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Powered by a Raspberry Pi with a capacitive touch sensor and audio amplifier in a wooden enclosure, the BeetBox is a wonderkind amongst the potato-powered clocks and other vegetable-powered electronics available today. Through using the capacitive touch sensor, users are able to play drum beats through touching actual beets.

The BeetBox

BeetBox is primarily an exploration of perspective and expectations. I’m particularly interested in creating complex technical interactions in which the technology is invisible—both in the sense that the interaction is extremely simple and in the literal sense that no electronic components can be seen.

-Designer Scott Garner

Using hand and power tools, Scott created an enclosure from .5″x8″ poplar boards sealed in polyurethane. Touch sensing comes from an MPR121 Capacitive Touch Sensor from SparkFun, from which he ported an existing Arduino code to Python.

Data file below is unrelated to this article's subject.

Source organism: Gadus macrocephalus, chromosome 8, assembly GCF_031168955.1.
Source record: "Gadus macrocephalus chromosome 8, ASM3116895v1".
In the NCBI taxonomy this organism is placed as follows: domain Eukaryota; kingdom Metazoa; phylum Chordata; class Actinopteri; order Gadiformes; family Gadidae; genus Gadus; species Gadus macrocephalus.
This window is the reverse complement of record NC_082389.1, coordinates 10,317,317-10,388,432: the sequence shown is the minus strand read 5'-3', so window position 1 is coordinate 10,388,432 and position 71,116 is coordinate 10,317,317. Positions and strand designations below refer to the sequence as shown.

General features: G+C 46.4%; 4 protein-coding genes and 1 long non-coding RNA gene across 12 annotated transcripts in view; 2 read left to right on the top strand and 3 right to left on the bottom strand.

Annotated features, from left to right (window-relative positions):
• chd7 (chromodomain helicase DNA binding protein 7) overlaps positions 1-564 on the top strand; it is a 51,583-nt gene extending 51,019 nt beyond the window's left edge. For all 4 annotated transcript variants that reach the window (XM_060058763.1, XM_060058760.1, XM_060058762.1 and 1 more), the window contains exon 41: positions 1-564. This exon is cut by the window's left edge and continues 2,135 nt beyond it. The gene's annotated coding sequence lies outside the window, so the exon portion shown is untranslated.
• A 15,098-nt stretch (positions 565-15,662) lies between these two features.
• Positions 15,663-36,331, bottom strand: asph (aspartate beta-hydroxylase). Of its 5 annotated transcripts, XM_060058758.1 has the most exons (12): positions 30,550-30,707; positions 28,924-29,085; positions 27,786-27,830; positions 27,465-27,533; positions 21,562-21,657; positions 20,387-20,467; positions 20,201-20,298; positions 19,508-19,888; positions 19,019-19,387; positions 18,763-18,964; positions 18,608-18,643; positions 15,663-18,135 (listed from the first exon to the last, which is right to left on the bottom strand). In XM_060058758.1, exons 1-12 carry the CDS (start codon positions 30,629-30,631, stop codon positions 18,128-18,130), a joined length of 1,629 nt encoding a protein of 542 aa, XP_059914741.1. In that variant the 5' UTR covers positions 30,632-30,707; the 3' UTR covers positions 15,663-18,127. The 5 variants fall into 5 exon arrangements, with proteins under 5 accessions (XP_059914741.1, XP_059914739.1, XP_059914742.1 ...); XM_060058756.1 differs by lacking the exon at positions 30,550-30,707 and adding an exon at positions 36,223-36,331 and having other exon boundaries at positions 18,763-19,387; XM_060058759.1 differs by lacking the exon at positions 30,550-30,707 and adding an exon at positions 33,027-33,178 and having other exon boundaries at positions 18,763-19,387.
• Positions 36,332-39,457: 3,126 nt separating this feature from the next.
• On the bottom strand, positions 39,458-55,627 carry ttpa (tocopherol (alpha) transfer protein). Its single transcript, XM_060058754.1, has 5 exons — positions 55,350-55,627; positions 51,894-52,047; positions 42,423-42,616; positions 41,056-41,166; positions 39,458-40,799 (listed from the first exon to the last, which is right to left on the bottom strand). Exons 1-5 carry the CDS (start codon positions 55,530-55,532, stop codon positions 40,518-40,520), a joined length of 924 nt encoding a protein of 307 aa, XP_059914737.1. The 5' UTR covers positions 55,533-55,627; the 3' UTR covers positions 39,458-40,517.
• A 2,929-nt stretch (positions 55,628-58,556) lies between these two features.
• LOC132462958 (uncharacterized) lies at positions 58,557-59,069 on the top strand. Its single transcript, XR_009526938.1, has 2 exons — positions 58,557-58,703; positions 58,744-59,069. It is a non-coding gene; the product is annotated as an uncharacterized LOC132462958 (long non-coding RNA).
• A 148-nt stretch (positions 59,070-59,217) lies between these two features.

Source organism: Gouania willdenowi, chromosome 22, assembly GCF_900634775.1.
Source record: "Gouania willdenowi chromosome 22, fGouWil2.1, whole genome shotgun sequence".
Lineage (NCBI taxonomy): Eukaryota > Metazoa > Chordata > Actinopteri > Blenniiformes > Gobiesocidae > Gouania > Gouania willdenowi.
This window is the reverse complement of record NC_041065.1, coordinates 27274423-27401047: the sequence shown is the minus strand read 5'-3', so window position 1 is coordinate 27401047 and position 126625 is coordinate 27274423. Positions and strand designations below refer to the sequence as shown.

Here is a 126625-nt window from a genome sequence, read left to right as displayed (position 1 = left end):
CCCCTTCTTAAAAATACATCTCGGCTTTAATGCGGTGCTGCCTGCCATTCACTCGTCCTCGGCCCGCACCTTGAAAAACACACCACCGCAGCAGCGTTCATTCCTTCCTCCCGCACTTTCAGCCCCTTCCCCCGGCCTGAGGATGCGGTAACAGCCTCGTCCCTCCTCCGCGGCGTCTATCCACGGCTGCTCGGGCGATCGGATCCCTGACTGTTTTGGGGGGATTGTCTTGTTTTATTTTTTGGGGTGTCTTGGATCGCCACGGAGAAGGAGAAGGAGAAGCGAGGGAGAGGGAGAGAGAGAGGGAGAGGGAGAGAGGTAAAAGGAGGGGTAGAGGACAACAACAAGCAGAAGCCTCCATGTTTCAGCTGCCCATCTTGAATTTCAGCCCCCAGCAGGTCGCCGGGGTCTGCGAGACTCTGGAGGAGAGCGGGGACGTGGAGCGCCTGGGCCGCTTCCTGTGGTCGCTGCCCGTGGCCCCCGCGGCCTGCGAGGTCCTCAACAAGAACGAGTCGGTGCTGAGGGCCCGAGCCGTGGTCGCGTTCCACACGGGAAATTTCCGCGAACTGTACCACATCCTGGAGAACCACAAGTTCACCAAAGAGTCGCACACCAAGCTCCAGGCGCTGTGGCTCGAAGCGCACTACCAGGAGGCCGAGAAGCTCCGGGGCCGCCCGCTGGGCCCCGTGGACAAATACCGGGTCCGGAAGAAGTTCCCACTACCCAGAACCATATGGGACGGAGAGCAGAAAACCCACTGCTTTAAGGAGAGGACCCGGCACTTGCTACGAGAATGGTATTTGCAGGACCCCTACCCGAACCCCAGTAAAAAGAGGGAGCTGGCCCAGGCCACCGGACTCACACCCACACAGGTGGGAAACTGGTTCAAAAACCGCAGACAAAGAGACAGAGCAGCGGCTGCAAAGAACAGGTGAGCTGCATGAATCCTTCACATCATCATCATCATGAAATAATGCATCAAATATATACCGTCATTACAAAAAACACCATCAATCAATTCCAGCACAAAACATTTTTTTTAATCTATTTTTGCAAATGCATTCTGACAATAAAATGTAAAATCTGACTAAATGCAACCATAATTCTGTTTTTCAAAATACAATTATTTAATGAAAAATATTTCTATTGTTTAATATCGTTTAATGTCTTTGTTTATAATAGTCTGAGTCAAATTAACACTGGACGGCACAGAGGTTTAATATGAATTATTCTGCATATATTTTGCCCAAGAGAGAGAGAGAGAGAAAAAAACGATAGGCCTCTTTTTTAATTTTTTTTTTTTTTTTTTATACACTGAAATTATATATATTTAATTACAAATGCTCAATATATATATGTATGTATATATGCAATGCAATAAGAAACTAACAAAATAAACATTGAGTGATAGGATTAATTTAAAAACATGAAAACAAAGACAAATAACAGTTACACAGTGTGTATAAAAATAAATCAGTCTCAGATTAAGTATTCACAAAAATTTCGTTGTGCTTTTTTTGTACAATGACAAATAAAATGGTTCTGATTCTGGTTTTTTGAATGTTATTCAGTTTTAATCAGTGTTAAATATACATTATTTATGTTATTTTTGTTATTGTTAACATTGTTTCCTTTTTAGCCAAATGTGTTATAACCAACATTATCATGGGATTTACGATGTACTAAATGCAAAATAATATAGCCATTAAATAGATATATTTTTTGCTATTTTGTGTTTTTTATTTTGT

The board communicates with a Python script on a Raspberry Pi via I2C. The script essentially watches for new touches and using pygame, triggers drum beats upon touching a beet. The audio comes from a small amplifier built into the unit that’s connected to a salvaged speaker mounted under the holes on the lid.


Scott proves that in today’s world of sub-$10 touch sensors and Arduino components, you really can make anything out of anything…and prove that it’s okay to play with your food.


via Scott Garner


Simon is a Brooklyn-based industrial designer and Managing Editor of EVD Media. When he finds the time to design, his focus is on helping startups develop branding and design solutions to realize their product design vision. In addition to his work at Nike and various other clients, he is the main reason anything gets done at EvD Media. He once wrestled an Alaskan alligator buzzard to the ground with his bare hands… to rescue Josh.